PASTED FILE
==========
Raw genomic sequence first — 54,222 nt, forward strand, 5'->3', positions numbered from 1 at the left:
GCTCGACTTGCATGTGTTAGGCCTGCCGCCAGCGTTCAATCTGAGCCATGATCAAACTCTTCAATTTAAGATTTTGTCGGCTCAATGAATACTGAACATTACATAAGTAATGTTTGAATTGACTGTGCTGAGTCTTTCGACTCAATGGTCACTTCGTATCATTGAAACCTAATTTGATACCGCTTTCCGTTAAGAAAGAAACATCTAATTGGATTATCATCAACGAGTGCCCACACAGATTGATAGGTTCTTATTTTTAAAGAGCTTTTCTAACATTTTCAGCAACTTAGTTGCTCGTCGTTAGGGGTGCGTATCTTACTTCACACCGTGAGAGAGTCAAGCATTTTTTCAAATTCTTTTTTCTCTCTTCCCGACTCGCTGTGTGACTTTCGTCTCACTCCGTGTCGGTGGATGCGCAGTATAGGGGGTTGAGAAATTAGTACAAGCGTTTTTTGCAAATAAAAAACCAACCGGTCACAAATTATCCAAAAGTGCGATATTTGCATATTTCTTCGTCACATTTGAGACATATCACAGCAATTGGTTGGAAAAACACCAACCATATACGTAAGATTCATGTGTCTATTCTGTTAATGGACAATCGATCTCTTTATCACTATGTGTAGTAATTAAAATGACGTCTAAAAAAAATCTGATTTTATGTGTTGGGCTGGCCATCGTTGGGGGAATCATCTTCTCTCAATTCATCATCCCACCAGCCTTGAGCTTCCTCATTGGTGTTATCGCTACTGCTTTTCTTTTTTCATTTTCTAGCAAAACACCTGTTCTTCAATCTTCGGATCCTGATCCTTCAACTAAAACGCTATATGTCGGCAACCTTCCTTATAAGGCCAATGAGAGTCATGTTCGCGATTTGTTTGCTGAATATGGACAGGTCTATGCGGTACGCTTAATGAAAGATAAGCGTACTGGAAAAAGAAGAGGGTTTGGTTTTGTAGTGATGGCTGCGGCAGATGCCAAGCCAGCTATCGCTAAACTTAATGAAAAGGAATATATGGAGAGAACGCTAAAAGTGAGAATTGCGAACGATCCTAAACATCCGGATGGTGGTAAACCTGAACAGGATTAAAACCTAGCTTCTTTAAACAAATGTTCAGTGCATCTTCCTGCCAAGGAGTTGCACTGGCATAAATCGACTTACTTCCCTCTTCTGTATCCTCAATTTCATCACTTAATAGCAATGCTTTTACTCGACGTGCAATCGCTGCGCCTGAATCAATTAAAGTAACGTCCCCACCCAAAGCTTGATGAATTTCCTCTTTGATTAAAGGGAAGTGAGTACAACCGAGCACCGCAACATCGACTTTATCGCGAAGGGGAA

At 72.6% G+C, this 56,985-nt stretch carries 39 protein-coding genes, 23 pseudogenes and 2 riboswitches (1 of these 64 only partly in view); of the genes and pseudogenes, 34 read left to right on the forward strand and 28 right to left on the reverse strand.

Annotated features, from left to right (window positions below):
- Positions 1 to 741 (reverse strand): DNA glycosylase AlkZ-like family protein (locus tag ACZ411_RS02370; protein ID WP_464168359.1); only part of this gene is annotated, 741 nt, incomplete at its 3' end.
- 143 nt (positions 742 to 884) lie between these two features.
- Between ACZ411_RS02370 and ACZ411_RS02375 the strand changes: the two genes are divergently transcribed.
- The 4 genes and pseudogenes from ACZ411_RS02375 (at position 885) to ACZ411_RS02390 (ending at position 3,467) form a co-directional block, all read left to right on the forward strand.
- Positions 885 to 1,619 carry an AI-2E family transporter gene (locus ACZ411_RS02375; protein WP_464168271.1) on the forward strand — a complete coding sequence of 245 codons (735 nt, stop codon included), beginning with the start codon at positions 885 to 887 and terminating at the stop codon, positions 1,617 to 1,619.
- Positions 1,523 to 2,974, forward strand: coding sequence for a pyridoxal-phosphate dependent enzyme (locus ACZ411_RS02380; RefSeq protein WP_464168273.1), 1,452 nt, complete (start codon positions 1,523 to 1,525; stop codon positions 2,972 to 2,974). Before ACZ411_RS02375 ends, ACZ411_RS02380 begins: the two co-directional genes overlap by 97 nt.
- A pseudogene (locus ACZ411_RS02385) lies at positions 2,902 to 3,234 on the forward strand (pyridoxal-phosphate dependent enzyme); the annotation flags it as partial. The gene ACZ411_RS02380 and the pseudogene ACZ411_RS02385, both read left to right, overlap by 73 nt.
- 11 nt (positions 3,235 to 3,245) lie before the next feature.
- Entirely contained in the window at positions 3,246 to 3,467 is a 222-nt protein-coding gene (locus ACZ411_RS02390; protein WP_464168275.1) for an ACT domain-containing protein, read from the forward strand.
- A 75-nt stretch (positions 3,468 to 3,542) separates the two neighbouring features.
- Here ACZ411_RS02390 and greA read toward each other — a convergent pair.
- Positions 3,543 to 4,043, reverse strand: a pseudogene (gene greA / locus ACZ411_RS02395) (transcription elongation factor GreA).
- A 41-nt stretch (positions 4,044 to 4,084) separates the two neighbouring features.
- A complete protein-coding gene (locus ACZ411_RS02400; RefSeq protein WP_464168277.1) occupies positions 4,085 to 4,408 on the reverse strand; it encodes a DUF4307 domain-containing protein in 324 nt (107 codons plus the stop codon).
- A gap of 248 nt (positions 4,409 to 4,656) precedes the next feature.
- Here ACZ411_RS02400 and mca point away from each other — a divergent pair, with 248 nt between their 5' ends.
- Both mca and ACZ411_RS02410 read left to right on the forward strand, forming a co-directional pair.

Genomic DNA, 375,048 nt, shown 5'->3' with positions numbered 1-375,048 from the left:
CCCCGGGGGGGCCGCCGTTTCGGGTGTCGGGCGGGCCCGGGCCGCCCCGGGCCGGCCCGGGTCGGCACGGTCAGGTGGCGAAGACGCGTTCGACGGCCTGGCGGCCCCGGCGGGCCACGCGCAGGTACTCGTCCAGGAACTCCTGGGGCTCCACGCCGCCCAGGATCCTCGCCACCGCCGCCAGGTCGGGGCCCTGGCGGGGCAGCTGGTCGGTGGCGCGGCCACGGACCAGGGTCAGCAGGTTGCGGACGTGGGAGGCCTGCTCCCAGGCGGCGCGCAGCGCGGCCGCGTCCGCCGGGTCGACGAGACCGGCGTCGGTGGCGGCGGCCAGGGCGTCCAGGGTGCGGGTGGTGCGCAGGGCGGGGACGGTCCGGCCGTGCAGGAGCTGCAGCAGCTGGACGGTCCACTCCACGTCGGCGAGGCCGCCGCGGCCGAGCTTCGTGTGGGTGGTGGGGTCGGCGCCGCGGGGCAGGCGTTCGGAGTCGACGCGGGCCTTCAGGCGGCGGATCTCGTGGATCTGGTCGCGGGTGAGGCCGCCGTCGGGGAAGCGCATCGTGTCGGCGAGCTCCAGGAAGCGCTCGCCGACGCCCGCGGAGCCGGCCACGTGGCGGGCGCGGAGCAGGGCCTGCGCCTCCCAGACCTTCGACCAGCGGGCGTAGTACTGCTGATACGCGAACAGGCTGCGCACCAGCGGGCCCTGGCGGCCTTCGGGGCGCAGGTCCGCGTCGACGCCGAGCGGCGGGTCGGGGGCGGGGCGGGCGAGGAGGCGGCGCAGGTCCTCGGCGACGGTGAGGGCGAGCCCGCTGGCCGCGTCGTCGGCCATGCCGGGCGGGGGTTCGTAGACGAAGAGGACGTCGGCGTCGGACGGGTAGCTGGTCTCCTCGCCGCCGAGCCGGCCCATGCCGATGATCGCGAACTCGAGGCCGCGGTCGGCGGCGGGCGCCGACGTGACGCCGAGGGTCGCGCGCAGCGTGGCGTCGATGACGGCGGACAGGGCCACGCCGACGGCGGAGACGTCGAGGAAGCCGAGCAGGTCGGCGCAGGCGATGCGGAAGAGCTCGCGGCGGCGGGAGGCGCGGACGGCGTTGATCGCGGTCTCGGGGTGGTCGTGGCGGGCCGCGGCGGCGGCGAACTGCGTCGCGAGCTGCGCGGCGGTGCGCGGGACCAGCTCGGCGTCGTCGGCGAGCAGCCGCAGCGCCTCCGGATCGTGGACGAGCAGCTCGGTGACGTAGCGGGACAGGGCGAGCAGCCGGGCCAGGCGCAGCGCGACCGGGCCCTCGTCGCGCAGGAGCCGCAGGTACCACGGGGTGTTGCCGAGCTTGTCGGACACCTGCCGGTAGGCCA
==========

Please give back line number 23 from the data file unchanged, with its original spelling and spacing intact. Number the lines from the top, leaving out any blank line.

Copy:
CCCCGGGGGGGCCGCCGTTTCGGGTGTCGGGCGGGCCCGGGCCGCCCCGGGCCGGCCCGGGTCGGCACGGTCAGGTGGCGAAGACGCGTTCGACGGCCTGGCGGCCCCGGCGGGCCACGCGCAGGTACTCGTCCAGGAACTCCTGGGGCTCCACGCCGCCCAGGATCCTCGCCACCGCCGCCAGGTCGGGGCCCTGGCGGGGCAGCTGGTCGGTGGCGCGGCCACGGACCAGGGTCAGCAGGTTGCGGACGTGGGAGGCCTGCTCCCAGGCGGCGCGCAGCGCGGCCGCGTCCGCCGGGTCGACGAGACCGGCGTCGGTGGCGGCGGCCAGGGCGTCCAGGGTGCGGGTGGTGCGCAGGGCGGGGACGGTCCGGCCGTGCAGGAGCTGCAGCAGCTGGACGGTCCACTCCACGTCGGCGAGGCCGCCGCGGCCGAGCTTCGTGTGGGTGGTGGGGTCGGCGCCGCGGGGCAGGCGTTCGGAGTCGACGCGGGCCTTCAGGCGGCGGATCTCGTGGATCTGGTCGCGGGTGAGGCCGCCGTCGGGGAAGCGCATCGTGTCGGCGAGCTCCAGGAAGCGCTCGCCGACGCCCGCGGAGCCGGCCACGTGGCGGGCGCGGAGCAGGGCCTGCGCCTCCCAGACCTTCGACCAGCGGGCGTAGTACTGCTGATACGCGAACAGGCTGCGCACCAGCGGGCCCTGGCGGCCTTCGGGGCGCAGGTCCGCGTCGACGCCGAGCGGCGGGTCGGGGGCGGGGCGGGCGAGGAGGCGGCGCAGGTCCTCGGCGACGGTGAGGGCGAGCCCGCTGGCCGCGTCGTCGGCCATGCCGGGCGGGGGTTCGTAGACGAAGAGGACGTCGGCGTCGGACGGGTAGCTGGTCTCCTCGCCGCCGAGCCGGCCCATGCCGATGATCGCGAACTCGAGGCCGCGGTCGGCGGCGGGCGCCGACGTGACGCCGAGGGTCGCGCGCAGCGTGGCGTCGATGACGGCGGACAGGGCCACGCCGACGGCGGAGACGTCGAGGAAGCCGAGCAGGTCGGCGCAGGCGATGCGGAAGAGCTCGCGGCGGCGGGAGGCGCGGACGGCGTTGATCGCGGTCTCGGGGTGGTCGTGGCGGGCCGCGGCGGCGGCGAACTGCGTCGCGAGCTGCGCGGCGGTGCGCGGGACCAGCTCGGCGTCGTCGGCGAGCAGCCGCAGCGCCTCCGGATCGTGGACGAGCAGCTCGGTGACGTAGCGGGACAGGGCGAGCAGCCGGGCCAGGCGCAGCGCGACCGGGCCCTCGTCGCGCAGGAGCCGCAGGTACCACGGGGTGTTGCCGAGCTTGTCGGACACCTGCCGGTAGGCCA